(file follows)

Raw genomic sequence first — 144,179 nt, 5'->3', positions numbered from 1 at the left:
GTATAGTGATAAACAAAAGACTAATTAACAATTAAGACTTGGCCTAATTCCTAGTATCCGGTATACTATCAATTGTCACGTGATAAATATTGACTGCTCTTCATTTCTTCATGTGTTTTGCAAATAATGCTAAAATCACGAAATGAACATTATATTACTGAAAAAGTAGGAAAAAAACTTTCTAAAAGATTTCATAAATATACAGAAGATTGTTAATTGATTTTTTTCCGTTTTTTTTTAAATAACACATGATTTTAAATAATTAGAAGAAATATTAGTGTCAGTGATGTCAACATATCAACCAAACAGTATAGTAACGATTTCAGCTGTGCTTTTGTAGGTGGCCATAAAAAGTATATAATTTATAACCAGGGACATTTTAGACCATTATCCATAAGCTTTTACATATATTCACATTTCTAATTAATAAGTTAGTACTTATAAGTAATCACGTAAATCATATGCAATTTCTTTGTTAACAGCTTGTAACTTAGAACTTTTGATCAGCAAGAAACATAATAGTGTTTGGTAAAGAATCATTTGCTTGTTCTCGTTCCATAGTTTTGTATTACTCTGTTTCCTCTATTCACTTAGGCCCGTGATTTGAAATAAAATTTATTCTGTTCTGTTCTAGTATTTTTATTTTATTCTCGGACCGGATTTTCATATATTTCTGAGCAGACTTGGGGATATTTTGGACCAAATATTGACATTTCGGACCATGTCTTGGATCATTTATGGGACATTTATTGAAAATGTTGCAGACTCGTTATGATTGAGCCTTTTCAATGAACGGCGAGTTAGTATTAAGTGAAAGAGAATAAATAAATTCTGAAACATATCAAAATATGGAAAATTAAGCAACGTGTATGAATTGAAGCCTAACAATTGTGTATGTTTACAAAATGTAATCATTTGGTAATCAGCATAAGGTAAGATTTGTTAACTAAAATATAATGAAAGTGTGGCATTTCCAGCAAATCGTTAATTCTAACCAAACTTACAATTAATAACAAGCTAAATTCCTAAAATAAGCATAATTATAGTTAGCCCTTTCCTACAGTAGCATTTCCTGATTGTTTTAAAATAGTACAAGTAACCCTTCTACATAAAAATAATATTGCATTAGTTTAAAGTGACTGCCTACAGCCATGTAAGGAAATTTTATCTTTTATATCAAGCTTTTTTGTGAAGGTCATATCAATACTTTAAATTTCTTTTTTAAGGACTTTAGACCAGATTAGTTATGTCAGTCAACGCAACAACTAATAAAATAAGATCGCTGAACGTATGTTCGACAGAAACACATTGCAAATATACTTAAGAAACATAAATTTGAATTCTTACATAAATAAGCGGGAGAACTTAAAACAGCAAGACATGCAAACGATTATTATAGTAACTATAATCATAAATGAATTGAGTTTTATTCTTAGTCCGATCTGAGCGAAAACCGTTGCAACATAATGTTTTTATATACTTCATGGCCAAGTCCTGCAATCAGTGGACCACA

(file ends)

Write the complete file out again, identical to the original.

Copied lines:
Raw genomic sequence first — 144,179 nt, 5'->3', positions numbered from 1 at the left:
GTATAGTGATAAACAAAAGACTAATTAACAATTAAGACTTGGCCTAATTCCTAGTATCCGGTATACTATCAATTGTCACGTGATAAATATTGACTGCTCTTCATTTCTTCATGTGTTTTGCAAATAATGCTAAAATCACGAAATGAACATTATATTACTGAAAAAGTAGGAAAAAAACTTTCTAAAAGATTTCATAAATATACAGAAGATTGTTAATTGATTTTTTTCCGTTTTTTTTTAAATAACACATGATTTTAAATAATTAGAAGAAATATTAGTGTCAGTGATGTCAACATATCAACCAAACAGTATAGTAACGATTTCAGCTGTGCTTTTGTAGGTGGCCATAAAAAGTATATAATTTATAACCAGGGACATTTTAGACCATTATCCATAAGCTTTTACATATATTCACATTTCTAATTAATAAGTTAGTACTTATAAGTAATCACGTAAATCATATGCAATTTCTTTGTTAACAGCTTGTAACTTAGAACTTTTGATCAGCAAGAAACATAATAGTGTTTGGTAAAGAATCATTTGCTTGTTCTCGTTCCATAGTTTTGTATTACTCTGTTTCCTCTATTCACTTAGGCCCGTGATTTGAAATAAAATTTATTCTGTTCTGTTCTAGTATTTTTATTTTATTCTCGGACCGGATTTTCATATATTTCTGAGCAGACTTGGGGATATTTTGGACCAAATATTGACATTTCGGACCATGTCTTGGATCATTTATGGGACATTTATTGAAAATGTTGCAGACTCGTTATGATTGAGCCTTTTCAATGAACGGCGAGTTAGTATTAAGTGAAAGAGAATAAATAAATTCTGAAACATATCAAAATATGGAAAATTAAGCAACGTGTATGAATTGAAGCCTAACAATTGTGTATGTTTACAAAATGTAATCATTTGGTAATCAGCATAAGGTAAGATTTGTTAACTAAAATATAATGAAAGTGTGGCATTTCCAGCAAATCGTTAATTCTAACCAAACTTACAATTAATAACAAGCTAAATTCCTAAAATAAGCATAATTATAGTTAGCCCTTTCCTACAGTAGCATTTCCTGATTGTTTTAAAATAGTACAAGTAACCCTTCTACATAAAAATAATATTGCATTAGTTTAAAGTGACTGCCTACAGCCATGTAAGGAAATTTTATCTTTTATATCAAGCTTTTTTGTGAAGGTCATATCAATACTTTAAATTTCTTTTTTAAGGACTTTAGACCAGATTAGTTATGTCAGTCAACGCAACAACTAATAAAATAAGATCGCTGAACGTATGTTCGACAGAAACACATTGCAAATATACTTAAGAAACATAAATTTGAATTCTTACATAAATAAGCGGGAGAACTTAAAACAGCAAGACATGCAAACGATTATTATAGTAACTATAATCATAAATGAATTGAGTTTTATTCTTAGTCCGATCTGAGCGAAAACCGTTGCAACATAATGTTTTTATATACTTCATGGCCAAGTCCTGCAATCAGTGGACCACA